Build­ing bet­ter bat­ter­ies

Focus-Science and Technology - - Innovations -

Two dif­fer­ent bat­ter­ies de­vel­oped at Har­vard and Penn­syl­va­nia State in the US could hold the key to bet­ter en­ergy stor­age.

Both of the bat­ter­ies aim to make en­ergy stor­age more ef­fi­cient and less en­vi­ron­men­tally harm­ful. Much of the cur­rent re­search fo­cuses on ‘flow cells’ – a type of bat­tery that can be recharged by sim­ply re­plac­ing the elec­trolyte flu­ids in­side – and it’s this path that the Har­vard team has gone down. The re­searchers have mod­i­fied the molec­u­lar struc­ture of the elec­trolytes so that they can be dis­solved in water and are more re­sis­tant to degra­da­tion. The re­sult is a liq­uid bat­tery that can store en­ergy for over 10 years, and that con­tains no toxic ma­te­ri­als. It’s hoped the bat­tery will find ap­pli­ca­tions in stor­ing en­ergy from wind tur­bines and so­lar pan­els.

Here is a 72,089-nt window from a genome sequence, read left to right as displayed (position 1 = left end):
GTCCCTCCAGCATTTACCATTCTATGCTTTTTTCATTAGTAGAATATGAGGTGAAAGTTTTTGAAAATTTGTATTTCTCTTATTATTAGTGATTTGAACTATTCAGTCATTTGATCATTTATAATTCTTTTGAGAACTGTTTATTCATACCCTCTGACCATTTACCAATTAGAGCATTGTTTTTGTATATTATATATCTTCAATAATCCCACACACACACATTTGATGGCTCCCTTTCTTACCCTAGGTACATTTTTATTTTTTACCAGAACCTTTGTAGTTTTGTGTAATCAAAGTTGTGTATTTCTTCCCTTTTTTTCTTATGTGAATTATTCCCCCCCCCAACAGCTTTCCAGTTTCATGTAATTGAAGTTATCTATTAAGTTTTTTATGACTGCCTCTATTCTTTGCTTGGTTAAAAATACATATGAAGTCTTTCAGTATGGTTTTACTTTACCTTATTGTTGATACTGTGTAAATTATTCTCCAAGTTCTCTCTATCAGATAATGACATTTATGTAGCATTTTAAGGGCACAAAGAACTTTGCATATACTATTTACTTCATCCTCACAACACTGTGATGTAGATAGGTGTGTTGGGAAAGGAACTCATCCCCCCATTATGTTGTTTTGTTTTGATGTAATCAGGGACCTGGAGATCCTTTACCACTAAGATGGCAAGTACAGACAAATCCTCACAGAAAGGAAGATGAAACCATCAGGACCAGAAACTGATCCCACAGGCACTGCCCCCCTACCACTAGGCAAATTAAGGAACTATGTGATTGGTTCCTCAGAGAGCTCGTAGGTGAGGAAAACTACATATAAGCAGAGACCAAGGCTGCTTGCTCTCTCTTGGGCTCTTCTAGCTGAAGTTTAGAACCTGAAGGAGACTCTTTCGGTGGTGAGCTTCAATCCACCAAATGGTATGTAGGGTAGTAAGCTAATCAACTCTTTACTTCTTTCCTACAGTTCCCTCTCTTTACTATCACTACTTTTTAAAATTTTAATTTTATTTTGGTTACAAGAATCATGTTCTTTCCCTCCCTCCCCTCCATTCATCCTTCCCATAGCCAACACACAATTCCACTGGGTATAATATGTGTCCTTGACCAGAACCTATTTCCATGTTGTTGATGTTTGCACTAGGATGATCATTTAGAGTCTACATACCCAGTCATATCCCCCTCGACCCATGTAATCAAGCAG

Mean­while over at Penn State, re­searchers have been ex­per­i­ment­ing with a flow cell bat­tery whose two elec­trolyte so­lu­tions con­sist sim­ply of so­lu­tions of CO2 and nor­mal air. The dif­fer­ence in pH bal­ance is then used to gen­er­ate an elec­tri­cal cur­rent. The idea is that such a de­vice could be fit­ted to coal- or oil-fired power sta­tions and be used to re­duce emis­sions while gen­er­at­ing more en­ergy.

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